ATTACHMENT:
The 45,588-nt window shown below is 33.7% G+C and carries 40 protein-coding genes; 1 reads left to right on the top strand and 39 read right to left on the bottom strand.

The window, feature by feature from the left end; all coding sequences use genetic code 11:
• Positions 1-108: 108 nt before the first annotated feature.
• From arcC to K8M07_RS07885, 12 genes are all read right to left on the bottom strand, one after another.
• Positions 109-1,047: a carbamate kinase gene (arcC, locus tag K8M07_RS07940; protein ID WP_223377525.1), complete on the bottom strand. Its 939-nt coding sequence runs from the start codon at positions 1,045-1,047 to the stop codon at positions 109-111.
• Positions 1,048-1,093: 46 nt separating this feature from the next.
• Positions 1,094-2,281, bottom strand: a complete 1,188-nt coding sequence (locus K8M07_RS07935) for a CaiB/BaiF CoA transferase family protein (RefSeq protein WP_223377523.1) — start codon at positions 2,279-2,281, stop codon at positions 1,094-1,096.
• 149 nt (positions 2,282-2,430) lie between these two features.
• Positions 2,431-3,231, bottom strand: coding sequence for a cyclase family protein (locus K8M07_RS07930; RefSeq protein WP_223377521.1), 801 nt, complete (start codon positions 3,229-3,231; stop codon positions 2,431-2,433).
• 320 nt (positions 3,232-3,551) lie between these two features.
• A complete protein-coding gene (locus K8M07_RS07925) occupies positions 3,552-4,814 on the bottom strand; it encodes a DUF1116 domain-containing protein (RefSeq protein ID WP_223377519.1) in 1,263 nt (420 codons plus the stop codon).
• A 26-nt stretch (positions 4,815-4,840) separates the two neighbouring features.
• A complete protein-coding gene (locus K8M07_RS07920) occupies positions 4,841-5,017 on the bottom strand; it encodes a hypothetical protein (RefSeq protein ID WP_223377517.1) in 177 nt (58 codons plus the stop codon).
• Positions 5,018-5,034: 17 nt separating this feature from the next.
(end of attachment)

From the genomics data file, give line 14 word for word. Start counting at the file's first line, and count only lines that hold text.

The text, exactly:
• Positions 5,018-5,034: 17 nt separating this feature from the next.